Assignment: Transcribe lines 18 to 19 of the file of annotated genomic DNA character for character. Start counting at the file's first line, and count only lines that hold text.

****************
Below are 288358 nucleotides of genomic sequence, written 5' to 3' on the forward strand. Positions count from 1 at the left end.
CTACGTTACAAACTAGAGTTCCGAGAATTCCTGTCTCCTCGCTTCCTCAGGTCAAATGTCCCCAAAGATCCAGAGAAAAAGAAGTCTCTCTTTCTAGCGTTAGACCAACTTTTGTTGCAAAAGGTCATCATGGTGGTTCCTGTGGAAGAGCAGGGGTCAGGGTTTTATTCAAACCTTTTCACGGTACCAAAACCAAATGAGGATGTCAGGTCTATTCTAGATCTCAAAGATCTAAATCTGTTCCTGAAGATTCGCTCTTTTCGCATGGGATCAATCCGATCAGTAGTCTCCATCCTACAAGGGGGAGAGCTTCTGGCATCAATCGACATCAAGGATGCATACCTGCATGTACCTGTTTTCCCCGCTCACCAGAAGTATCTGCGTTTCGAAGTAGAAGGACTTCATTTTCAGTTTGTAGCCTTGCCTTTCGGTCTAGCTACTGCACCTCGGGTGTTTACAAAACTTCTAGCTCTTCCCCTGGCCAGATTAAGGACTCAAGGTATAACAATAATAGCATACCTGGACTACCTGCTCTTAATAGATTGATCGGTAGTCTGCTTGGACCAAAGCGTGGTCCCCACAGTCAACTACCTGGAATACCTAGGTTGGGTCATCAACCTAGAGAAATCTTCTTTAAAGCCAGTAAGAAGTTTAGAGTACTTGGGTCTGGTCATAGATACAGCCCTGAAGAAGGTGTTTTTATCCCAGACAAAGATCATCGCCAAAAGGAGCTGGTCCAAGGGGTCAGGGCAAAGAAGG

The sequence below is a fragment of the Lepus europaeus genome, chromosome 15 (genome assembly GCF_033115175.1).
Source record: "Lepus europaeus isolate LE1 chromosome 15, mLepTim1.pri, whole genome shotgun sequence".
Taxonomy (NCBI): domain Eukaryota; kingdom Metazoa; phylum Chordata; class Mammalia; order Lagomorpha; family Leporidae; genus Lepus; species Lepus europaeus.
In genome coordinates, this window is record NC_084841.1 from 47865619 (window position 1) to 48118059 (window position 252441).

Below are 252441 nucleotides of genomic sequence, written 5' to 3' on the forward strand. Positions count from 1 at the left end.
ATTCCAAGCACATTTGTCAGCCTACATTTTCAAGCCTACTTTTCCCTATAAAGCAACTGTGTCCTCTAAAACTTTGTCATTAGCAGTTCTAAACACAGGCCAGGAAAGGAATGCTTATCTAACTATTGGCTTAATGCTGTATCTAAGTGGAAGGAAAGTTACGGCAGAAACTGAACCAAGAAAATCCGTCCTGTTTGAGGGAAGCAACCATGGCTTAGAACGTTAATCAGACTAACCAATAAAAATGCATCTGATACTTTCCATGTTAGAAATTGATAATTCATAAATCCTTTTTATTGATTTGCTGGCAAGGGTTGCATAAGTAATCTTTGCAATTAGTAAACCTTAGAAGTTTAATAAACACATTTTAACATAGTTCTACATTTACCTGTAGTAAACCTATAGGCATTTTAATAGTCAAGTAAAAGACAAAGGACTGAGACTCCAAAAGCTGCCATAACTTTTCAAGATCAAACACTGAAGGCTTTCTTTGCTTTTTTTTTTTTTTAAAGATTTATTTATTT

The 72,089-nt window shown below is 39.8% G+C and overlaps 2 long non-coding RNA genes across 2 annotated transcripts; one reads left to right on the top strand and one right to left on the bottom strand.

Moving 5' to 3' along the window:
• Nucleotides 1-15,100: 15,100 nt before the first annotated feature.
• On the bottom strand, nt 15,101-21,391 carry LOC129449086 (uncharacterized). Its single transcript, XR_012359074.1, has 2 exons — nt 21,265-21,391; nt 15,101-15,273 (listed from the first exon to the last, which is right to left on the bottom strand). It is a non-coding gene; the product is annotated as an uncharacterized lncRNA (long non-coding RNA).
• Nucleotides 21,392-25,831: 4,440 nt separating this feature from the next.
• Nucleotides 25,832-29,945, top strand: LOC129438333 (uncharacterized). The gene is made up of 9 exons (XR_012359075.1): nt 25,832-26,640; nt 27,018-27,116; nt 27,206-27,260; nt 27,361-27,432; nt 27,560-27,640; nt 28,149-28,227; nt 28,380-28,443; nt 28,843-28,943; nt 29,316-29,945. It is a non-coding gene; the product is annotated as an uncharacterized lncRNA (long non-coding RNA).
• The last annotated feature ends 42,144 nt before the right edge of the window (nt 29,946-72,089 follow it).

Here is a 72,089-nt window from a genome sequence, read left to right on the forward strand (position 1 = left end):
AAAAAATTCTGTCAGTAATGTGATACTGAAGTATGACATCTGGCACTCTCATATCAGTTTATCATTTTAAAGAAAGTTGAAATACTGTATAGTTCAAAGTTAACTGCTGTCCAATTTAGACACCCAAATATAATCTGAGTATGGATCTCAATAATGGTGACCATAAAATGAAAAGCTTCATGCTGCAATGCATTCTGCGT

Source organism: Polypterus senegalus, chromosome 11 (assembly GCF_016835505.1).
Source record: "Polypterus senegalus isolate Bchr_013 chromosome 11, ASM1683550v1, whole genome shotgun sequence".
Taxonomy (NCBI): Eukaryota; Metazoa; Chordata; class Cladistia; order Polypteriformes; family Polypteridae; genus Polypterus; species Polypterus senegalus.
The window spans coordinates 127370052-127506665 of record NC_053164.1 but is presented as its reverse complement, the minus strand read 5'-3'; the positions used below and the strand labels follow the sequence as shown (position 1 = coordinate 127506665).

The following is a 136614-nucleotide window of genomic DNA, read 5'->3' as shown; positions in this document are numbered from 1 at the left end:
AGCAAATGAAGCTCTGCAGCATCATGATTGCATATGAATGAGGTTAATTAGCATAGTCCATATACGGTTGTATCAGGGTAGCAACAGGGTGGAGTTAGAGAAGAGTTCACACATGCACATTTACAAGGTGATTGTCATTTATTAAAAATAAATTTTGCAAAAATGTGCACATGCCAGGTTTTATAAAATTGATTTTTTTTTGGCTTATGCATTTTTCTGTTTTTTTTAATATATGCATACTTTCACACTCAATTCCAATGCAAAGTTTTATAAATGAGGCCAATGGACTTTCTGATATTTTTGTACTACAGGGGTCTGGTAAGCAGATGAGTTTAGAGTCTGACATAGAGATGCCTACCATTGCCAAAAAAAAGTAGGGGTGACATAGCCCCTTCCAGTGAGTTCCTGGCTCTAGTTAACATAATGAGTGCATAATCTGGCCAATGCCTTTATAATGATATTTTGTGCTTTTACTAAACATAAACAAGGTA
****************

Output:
Source organism: Polypterus senegalus, chromosome 11 (assembly GCF_016835505.1).
Source record: "Polypterus senegalus isolate Bchr_013 chromosome 11, ASM1683550v1, whole genome shotgun sequence".